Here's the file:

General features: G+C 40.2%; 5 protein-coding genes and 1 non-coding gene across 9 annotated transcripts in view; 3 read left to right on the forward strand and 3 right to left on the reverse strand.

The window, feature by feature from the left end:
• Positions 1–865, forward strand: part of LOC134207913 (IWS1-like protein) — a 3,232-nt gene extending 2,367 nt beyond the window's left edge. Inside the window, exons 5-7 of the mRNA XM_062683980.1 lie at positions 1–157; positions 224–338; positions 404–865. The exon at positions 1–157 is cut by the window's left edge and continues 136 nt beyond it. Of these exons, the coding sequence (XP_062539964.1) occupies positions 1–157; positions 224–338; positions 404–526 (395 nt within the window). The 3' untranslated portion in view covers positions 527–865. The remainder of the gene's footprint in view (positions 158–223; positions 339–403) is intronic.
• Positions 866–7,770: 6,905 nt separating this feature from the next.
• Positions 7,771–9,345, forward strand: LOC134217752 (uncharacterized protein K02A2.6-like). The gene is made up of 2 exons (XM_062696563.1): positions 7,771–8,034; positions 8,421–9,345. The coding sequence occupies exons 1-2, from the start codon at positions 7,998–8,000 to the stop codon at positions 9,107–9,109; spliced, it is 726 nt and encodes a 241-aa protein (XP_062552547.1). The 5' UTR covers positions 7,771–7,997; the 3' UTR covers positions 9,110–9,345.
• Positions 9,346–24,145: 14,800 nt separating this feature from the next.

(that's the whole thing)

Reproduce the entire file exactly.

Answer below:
General features: G+C 40.2%; 5 protein-coding genes and 1 non-coding gene across 9 annotated transcripts in view; 3 read left to right on the forward strand and 3 right to left on the reverse strand.

The window, feature by feature from the left end:
• Positions 1–865, forward strand: part of LOC134207913 (IWS1-like protein) — a 3,232-nt gene extending 2,367 nt beyond the window's left edge. Inside the window, exons 5-7 of the mRNA XM_062683980.1 lie at positions 1–157; positions 224–338; positions 404–865. The exon at positions 1–157 is cut by the window's left edge and continues 136 nt beyond it. Of these exons, the coding sequence (XP_062539964.1) occupies positions 1–157; positions 224–338; positions 404–526 (395 nt within the window). The 3' untranslated portion in view covers positions 527–865. The remainder of the gene's footprint in view (positions 158–223; positions 339–403) is intronic.
• Positions 866–7,770: 6,905 nt separating this feature from the next.
• Positions 7,771–9,345, forward strand: LOC134217752 (uncharacterized protein K02A2.6-like). The gene is made up of 2 exons (XM_062696563.1): positions 7,771–8,034; positions 8,421–9,345. The coding sequence occupies exons 1-2, from the start codon at positions 7,998–8,000 to the stop codon at positions 9,107–9,109; spliced, it is 726 nt and encodes a 241-aa protein (XP_062552547.1). The 5' UTR covers positions 7,771–7,997; the 3' UTR covers positions 9,110–9,345.
• Positions 9,346–24,145: 14,800 nt separating this feature from the next.